Celebration of the beginning of Anabaptism set for Zurich

Commemoration of 500-year history will include worship, speeches, discussions and art  

Grossmünster Church near the Limmat River in the center of Zurich, Switzerland. Photo: Getty Images

In 2025 it will be 500 years since the Anabaptist movement began and Mennonite World Conference (MWC) is hosting a celebration in Zurich, Switzerland, of this milestone.

The Anabaptist story begins in 1525. In the shadow of the Grossmünster cathedral, the main Catholic church in Zurich, a group of young people gathered in a house to commit an act of subversion: adult baptism. Their study of the Bible had led them to a different understanding than the state church. As they understood it, baptism was a symbol of their conscious decision to submit to the lordship of Jesus Christ and follow his example in life—a commitment only an adult could make. That decision challenged the millennial-old practice in the Catholic Church of baptizing infants.

This radical act on Jan. 21, 1525, marked the symbolic beginning of what would become known as the Anabaptist (“re-baptizer”) movement. Today, the movement has grown to include some 2.13 million believers in more than 80 countries around the world.  

On May 29, 2025, Mennonite World Conference invites guests from around the world to gather in Zurich to commemorate this beginning. “The Courage to Love,” the theme for the event, will mark this history and celebrate what the movement has become today. Local government officials and church leaders of related traditions will also be invited.

“On this day, Anabaptists will become visible in the streets of Zurich,” says Liesa Unger, MWC chief international events officer.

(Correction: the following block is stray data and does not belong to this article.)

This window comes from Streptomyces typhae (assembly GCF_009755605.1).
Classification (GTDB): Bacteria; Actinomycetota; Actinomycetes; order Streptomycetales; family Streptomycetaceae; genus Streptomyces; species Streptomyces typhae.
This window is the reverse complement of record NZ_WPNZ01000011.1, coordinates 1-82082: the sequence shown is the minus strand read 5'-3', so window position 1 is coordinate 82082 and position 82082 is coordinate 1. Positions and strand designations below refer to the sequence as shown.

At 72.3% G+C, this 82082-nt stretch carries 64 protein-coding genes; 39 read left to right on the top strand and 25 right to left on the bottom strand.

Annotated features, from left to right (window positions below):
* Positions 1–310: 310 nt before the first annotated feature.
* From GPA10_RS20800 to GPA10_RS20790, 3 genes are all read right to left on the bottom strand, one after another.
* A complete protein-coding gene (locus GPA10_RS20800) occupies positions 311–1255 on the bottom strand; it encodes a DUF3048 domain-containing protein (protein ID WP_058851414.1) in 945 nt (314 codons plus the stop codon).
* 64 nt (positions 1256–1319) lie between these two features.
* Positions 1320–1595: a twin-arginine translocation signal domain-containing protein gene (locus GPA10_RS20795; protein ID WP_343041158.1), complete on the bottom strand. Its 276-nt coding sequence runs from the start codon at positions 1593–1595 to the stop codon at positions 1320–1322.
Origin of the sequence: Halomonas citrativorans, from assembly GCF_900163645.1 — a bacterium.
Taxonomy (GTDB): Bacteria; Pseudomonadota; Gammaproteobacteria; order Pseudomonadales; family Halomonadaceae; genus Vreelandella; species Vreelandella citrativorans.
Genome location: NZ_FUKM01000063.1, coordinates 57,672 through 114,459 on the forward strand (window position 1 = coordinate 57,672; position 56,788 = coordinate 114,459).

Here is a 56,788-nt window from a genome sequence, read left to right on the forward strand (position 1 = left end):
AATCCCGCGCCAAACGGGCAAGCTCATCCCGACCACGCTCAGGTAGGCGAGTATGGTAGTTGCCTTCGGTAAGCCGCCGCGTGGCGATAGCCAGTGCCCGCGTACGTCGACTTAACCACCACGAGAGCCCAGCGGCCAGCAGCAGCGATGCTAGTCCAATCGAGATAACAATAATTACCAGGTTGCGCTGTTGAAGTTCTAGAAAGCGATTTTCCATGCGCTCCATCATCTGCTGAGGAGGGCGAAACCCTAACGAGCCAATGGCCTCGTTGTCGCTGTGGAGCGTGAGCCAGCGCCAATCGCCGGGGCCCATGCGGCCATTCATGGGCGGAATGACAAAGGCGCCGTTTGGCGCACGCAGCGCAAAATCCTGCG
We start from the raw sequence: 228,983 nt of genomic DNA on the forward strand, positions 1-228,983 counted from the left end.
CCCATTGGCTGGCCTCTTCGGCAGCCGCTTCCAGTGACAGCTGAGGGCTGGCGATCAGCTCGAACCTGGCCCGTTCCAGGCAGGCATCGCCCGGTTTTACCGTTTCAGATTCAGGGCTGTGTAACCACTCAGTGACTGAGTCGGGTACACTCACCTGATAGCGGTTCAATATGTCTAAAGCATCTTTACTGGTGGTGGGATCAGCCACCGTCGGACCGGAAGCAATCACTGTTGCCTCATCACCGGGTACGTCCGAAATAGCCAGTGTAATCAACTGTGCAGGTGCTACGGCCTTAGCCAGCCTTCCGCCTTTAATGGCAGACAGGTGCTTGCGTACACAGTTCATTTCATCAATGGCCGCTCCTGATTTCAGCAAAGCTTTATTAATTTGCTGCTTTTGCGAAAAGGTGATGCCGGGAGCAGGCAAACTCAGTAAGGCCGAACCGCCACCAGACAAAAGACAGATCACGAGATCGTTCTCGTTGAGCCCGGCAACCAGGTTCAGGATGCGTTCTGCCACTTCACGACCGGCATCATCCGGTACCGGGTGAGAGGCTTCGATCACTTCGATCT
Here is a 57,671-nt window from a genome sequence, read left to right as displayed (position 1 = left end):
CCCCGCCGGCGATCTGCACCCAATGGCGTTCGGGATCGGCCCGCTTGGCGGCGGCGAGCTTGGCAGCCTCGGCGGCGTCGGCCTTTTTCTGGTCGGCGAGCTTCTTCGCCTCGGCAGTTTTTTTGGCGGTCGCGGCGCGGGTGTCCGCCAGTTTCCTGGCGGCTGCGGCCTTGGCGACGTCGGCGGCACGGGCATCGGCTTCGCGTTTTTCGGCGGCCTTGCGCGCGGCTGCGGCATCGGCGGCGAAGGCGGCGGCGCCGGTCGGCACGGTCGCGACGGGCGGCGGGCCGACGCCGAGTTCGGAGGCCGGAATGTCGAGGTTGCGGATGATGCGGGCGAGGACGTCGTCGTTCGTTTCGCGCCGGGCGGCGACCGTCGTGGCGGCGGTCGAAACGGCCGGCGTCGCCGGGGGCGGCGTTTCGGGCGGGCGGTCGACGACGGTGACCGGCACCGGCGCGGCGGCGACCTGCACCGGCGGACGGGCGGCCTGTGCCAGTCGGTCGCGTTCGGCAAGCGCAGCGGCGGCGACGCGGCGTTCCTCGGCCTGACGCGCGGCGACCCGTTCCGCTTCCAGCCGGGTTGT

A walking tour within the city will feature stations that commemorate historical events and reflect on the contemporary church. Workshops, musical concerts, theatrical performances, panel discussions and more will be scattered throughout the downtown.

The day will culminate in an ecumenical worship service that recognizes the many steps toward reconciliation that have occurred in recent decades and an act of public witness. The final worship service will be livestreamed.

Rashard Allen (USA) of the international ensemble in Indonesia is coordinating ensembles to participate in the event, one from each of MWC’s five regions. Deborah Prabu (Indonesia), worship leader from Assembly 17, is coordinating an international ensemble to lead congregational singing during the worship service.

“We want to have a strong historical component that makes it clear why we are gathering in Zurich. But an even stronger emphasis will focus on the future,” says historian and Renewal 2025 coordinator John D. Roth. “The Anabaptist movement continues to be dynamic, diverse, and creative in sharing the gospel in many different cultural settings.”

General Council delegates will be encouraged to craft local events to teach about the historical roots of Anabaptism and collect stories on the expressions of Anabaptist faith in their own contexts.

Check the MWC website for new information being released about the quincentennial commemoration.

Begun as a renewal movement, Anabaptism has endured only because each generation of Anabaptist-Mennonites has been renewed by a fresh movement of the Spirit. Beginning in 2017 in Europe and culminating in 2028 in Ethiopia, the MWC Renewal initiative has celebrated this ongoing renewal of Anabaptism around the world.

The 2024 Renewal event is planned for Brazil and a global family reunion in Zurich is scheduled for 2025. Assembly 18 will be held in 2018 to celebrate the remarkable ways that the Holy Spirit has been moving in the Meserete Kristos Church in Ethiopia.


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